Spine surgery is safe in advanced-age patient group

Spine surgeons from seven institutions in Sapporo, Hokkaido, Japan, conducted a multicenter,

prospective study of spine surgeries performed in patients 80 years of age and older.

Although the overall perioperative complication rate was high-;20%, there were no major systemic complications and no deaths in the patients. The surgeons conclude that spine surgery is safe in this age group.

Detailed findings of this study can be found in a new article, "Perioperative complications of spine surgery in patients 80 years of age or older: a multicenter prospective cohort study," by Takamasa Watanabe, MD, and colleagues, published today in the Journal of Neurosurgery: Spine.

The world's population is steadily growing older. This can be seen most readily in Japan, where elderly people (ages 65 years and older) currently make up a quarter of the total population; that proportion is expected to reach one-third by 2050.

The aging population in other countries is also growing. Along with increased age comes a variety of age-related health problems; degenerative spine diseases constitute a common health problem in older persons.

Spine surgery can improve quality of life in many patients with damaged or deteriorating spinal components. This is true for older patients as well as for younger ones. But what about patients in the upper range of elderly, those 80 years of age or older? Is spine surgery advisable in this group and what risks does it carry?

The authors of this study conducted a prospective multicenter study with two goals: 1) determine what perioperative complications of spine surgery are associated with patients in this advanced-age group and 2) investigate the risk factors for perioperative systemic complications.

Seven spine centers with board-certified spine surgeons participated in the study. The patient group consisted of 270 patients, 80 years or older, who underwent elective spine surgery in 2017. (Patients with tumors, infection, or trauma were not included.)

Perioperative complications were defined as adverse events occurring during surgery or within 30 days postoperatively. Complications were separated into those occurring at the surgical site and those that were systemic.

The total perioperative complication rate in the study was 20% (67 complications in 54 patients). Complications at the surgical site occurred in 22 patients (8.1%), and minor systemic complications (anemia, delirium, or urinary tract infection) occurred in 40 patients (14.8%).

No patient experienced a major systemic complication (one that could be potentially life-threatening or lead to prolonged hospitalization), and no patient died. The rate of repeated operations was 4.1%.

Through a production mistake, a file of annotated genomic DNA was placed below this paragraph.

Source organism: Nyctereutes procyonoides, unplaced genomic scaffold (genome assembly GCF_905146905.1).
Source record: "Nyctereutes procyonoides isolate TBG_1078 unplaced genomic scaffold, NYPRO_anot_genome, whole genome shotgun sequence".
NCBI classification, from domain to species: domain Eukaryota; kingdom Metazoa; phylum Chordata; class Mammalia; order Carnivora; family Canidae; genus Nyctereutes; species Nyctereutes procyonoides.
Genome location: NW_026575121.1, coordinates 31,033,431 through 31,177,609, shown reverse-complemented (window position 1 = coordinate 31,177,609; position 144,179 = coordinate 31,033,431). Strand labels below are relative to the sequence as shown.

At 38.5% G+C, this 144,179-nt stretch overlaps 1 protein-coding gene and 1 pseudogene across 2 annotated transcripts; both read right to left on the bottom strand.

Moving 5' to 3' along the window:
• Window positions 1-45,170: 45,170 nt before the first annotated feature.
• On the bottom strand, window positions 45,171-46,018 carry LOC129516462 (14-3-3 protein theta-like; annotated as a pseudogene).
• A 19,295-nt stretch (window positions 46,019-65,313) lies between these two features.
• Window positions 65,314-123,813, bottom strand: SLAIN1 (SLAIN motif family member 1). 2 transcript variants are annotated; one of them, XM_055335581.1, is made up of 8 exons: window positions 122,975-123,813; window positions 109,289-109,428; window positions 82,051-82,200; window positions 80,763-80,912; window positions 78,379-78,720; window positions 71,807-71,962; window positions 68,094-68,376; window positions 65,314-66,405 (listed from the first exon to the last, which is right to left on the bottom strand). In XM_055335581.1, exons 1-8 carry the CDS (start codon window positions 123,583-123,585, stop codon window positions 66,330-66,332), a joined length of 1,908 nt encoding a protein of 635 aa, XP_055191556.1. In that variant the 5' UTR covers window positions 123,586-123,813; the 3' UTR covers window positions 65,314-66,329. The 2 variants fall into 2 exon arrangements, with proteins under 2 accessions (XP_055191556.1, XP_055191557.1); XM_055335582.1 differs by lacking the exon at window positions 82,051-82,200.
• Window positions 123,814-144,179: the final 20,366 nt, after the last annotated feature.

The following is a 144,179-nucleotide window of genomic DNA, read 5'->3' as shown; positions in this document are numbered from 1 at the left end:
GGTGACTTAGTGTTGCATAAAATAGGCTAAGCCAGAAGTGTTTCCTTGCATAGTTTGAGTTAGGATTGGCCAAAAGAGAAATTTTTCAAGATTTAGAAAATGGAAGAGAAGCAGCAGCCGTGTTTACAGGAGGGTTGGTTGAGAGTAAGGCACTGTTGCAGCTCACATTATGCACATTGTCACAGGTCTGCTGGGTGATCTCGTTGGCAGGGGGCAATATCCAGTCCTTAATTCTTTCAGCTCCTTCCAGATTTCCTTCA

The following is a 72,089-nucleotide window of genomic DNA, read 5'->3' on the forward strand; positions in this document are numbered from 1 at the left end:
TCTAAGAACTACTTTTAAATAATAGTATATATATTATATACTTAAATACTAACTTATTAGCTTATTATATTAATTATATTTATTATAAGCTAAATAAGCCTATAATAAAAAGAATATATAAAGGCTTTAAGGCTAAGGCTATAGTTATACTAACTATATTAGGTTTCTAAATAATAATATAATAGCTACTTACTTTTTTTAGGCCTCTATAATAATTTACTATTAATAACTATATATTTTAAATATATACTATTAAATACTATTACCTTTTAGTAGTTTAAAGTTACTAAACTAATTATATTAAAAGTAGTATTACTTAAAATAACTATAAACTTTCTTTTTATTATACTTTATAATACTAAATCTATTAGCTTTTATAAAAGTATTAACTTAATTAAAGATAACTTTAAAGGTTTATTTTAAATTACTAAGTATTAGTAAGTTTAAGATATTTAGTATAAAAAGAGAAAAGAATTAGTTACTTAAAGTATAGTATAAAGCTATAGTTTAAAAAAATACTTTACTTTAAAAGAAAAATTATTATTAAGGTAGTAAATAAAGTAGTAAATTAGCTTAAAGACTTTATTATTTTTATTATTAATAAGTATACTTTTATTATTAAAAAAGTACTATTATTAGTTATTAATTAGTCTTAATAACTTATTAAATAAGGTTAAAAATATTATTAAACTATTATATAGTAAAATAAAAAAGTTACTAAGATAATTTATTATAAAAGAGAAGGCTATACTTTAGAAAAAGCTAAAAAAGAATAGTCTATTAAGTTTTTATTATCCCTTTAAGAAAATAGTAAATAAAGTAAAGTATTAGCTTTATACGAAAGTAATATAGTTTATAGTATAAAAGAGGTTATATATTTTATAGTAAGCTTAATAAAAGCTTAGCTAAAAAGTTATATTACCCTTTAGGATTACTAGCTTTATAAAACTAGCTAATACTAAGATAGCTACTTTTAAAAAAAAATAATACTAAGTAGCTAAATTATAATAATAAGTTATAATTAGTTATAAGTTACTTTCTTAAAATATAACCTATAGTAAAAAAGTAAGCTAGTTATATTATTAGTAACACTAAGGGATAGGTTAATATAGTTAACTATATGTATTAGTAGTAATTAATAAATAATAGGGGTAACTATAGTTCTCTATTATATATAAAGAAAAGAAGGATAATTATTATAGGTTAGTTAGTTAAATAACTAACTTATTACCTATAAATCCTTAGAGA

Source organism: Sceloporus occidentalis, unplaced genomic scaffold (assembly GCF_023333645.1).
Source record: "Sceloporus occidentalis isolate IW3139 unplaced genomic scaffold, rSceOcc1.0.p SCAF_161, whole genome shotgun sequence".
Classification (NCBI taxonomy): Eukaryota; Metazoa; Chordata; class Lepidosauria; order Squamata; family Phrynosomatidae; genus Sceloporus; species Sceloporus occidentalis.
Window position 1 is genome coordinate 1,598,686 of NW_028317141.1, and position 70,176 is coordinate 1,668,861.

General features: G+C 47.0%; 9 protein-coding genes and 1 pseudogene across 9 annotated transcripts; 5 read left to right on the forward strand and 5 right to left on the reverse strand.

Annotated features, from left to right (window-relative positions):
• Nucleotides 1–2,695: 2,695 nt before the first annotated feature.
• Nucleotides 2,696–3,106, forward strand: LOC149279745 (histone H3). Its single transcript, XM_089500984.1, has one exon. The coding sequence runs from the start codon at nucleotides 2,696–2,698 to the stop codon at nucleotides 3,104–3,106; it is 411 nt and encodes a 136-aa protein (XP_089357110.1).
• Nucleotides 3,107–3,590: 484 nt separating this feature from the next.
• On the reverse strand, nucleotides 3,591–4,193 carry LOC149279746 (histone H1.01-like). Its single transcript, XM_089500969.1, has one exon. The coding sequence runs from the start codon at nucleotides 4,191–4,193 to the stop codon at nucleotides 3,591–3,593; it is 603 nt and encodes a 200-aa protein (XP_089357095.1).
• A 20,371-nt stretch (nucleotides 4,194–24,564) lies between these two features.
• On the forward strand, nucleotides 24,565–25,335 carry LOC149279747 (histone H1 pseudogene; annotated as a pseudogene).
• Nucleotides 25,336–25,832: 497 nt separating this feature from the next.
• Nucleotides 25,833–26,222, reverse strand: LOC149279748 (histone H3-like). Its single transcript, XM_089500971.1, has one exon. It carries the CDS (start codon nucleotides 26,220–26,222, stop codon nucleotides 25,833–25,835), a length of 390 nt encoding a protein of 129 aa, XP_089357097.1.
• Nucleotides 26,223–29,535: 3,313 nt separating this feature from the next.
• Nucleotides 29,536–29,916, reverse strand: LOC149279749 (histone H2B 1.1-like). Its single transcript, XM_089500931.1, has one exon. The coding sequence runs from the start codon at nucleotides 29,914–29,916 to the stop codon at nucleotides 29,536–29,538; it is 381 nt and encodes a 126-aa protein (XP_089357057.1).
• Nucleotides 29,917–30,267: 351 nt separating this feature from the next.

To identify risk factors for perioperative complications, the authors examined surgical factors (operative level, number of spinal levels treated, type of surgery, length of surgery, and estimated blood loss) as well as patient demographics (age, sex, and body mass index) and preoperative health status.

Each patient's preoperative health status was determined by using the following measurements: the Charlson Comorbidity Index (predicts survival based on comorbidities); the American Society of Anesthesiologists Physical Status Classification System (used to assess the patient's general condition); the Eastern Cooperative Oncology Group Performance Status (ECOG-PS) (used to evaluate patients' ability to take care of themselves); the presence of sarcopenia (loss of muscle mass and strength); and the Geriatric Nutritional Risk Index (used to evaluate nutritional risk).

Both the univariate and multivariate analyses identified spine surgery involving instrumentation (for example, inclusion of plates and screws), operations lasting more than 180 minutes, and the ECOG-PS (limited activities of daily living) as significant risk factors for minor systemic perioperative complications.

The authors suggest that spine surgeons be aware of these risk factors when preparing for surgery in this advanced-age patient group.

Older age itself, the presence of comorbidities, and being at nutritional risk were not found to be risk factors in this study. In addition, there were no severe complications. On the basis of their findings, the authors conclude that it is safe to perform spine surgery in patients of advanced age.